Davidson & Co Legal Consultants answer your questions on Expat Wills, UK Tax, Trust Structures and more…

Davidson & Co’s Dubai office has a wealth of experience in advising on UK and UAE laws on matters ranging from Real Estate Disputes, Employment and Commercial Transactions to Expat Wills, Guardianship, Trust structures and UK Tax liabilities including the Envelope Tax on UK property holdings.

Davidson & Co’s Andrew Lyons, answers some topical questions on the new DIFC Wills & Probate Registry and ATED:

What is this new DIFC Wills & Probate Registry System?

The head of the Dispute Resolution Authority of the DIFC, having obtained approval from His Highness Sheikh Mohammed Bin Rashid Al Maktoum, has established a set of rules, which will govern the DIFC Wills & Probate Registry. This means that for the first time, those who are eligible will be able to register their Will within the DIFC’s common law jurisdiction, which in simple terms will be more like what you might expect in the UK.

What do I have to do in order to be eligible and when is this likely to become available?

This will be an option for any non-Muslim individual over the age of 21 years who is seeking to record their testamentary wishes for any Dubai based assets subject to competence. I hope that the Rules will be finalised in March 2015 (or thereabouts) to enable an imminent launch thereafter.

Why is this such an exciting prospect from your point of view and what are the risks of not having a Will?

Until now, any Will would have to be registered via the Dubai Courts. The question of whether it was competent for an expat to elect that the law of their country of domicile (their ‘foreign law’) should apply to that Will was dealt with inconsistently by the Courts when it came to rely on the Will. In many circumstances the courts decided to apply the Sharia Law to these Wills, disregarding the foreign law. We were unable to say with certainty whether surviving families would be left to contest the Courts decision to apply the Sharia Law which we expect will be resolved in view of this DIFC offering. Whilst the Supreme courts would usually reverse the decisions of the lower courts, it was a time consuming and costly exercise to resolve.

If there is no Will, then without doubt, the Courts would apply the Sharia Law. Any UK Wills not registered in Dubai Courts would be considered as being the same as if there was no Will at all.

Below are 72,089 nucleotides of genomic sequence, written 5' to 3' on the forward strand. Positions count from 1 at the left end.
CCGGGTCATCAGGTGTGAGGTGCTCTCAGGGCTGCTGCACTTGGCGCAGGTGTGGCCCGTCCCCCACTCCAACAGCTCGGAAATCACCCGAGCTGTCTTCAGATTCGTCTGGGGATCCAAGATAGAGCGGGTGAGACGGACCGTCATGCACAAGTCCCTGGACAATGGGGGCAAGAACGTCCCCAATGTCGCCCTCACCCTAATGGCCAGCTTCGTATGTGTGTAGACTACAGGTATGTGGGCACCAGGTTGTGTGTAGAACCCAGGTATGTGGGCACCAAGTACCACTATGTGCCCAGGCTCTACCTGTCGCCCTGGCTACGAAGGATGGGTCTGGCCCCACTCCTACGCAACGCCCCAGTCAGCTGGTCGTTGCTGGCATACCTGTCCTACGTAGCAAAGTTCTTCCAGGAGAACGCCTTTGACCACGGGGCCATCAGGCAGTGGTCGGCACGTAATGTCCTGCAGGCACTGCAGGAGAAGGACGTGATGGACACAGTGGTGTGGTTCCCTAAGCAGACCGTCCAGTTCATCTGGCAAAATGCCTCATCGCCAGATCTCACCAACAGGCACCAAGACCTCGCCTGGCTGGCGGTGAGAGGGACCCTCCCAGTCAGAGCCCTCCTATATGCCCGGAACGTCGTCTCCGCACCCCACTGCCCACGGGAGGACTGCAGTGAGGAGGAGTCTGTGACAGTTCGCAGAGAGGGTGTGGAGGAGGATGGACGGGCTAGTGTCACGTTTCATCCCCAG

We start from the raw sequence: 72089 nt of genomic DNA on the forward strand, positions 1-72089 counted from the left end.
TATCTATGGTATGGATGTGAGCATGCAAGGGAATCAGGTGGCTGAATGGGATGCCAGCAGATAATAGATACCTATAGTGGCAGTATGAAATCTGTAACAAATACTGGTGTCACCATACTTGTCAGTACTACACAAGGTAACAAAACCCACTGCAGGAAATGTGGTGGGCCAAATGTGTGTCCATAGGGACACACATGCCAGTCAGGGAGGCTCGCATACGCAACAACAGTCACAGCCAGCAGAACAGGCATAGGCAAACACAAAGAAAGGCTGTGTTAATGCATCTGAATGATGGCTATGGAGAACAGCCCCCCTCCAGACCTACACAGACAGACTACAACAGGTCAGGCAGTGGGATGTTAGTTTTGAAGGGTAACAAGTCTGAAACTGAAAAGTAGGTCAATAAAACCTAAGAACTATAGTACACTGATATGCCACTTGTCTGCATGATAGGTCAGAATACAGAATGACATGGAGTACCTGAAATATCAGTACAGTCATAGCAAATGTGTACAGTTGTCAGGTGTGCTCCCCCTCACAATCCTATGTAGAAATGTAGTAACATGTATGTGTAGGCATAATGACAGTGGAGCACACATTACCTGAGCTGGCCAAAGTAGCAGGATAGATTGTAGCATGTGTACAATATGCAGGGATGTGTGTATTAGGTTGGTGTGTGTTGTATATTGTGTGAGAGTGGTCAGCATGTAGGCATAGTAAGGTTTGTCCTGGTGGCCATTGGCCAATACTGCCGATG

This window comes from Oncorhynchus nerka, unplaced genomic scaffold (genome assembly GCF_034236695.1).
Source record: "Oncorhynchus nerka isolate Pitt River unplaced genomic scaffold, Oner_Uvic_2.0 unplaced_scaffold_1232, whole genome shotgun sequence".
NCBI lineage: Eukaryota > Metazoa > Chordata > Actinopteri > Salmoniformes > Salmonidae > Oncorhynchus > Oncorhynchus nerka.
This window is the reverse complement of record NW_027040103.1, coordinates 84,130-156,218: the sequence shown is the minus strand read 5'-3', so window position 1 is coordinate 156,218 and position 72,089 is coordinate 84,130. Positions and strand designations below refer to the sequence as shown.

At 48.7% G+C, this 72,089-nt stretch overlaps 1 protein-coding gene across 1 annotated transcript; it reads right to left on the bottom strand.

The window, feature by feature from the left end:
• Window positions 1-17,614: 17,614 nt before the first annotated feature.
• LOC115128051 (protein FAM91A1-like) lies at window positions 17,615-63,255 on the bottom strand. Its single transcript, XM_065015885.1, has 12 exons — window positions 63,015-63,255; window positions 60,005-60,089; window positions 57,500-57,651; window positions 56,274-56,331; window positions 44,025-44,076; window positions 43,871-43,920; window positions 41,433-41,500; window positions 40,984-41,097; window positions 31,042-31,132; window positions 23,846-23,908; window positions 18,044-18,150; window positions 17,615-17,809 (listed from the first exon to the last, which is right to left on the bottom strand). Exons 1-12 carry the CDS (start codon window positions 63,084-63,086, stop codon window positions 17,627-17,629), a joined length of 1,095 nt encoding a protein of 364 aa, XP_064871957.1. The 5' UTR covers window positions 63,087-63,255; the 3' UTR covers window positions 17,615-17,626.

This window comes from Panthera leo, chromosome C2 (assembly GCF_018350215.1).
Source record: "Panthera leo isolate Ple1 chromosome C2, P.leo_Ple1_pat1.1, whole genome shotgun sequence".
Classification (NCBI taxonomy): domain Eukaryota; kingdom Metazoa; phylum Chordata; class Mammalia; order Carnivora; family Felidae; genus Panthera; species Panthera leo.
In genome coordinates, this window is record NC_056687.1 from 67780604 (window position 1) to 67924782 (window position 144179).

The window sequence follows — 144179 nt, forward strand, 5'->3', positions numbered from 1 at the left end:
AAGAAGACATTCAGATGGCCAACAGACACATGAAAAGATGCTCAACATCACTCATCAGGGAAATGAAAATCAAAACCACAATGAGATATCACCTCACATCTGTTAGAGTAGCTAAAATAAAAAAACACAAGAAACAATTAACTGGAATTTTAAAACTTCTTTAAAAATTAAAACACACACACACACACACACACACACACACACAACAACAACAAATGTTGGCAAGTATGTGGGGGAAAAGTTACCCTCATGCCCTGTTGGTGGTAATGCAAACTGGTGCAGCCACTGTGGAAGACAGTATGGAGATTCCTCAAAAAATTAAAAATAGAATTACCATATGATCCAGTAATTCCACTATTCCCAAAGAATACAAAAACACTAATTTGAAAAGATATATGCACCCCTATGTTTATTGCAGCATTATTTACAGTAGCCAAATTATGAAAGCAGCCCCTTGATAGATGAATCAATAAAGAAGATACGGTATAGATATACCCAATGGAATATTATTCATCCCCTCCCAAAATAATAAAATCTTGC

What would the application of Sharia Law mean for me?

It can be complicated as it will be dependent on what surviving family members the deceased person has at the time of death. Essentially however, the Sharia principles provide that there are predetermined percentage entitlements for specific family members. In short, the testator will not have the testamentary freedom to elect who shall inherit what from the estate.


What should I do to ensure that I can properly register a Will which shall ensure that my wishes are followed?

You should seek legal advice from a qualified practitioner to avoid the risk of family members being left in a situation where they have little or no access to funds due to blocked accounts in the event of a dispute and to ensure that your estate is sufficiently planned ahead to accommodate for the applicable laws of the region.


What is ATED?

ATED is an Annual Tax on Enveloped Dwellings and is a tax which applies to UK dwellings owned by `non natural persons` which includes UK and offshore companies. The applicable tax is determined based on the property value: properties over £2 million from 1 April 2013; reduced to £1 million from 1 April 2015 and further reduced to £500,000 from 1 April 2016.


Are there any exemptions from ATED?

Yes, on dwellings held by property rental businesses and let commercially; and dwellings held by property development companies or held as trading stock, however in both examples, these have to be registered with HMRC and tax returns require being filed.


Can Davidson & Co advise on the rules and legislation on UK tax residence and liability for individuals and companies, particularly where I am travelling regularly to the UK and/or have property there?

Yes. The rules are complex and advice should be sought to neutralize or minimize your tax risks as, in many cases, the onus is on you to ensure that you comply and failure to do so can result in significant penalties.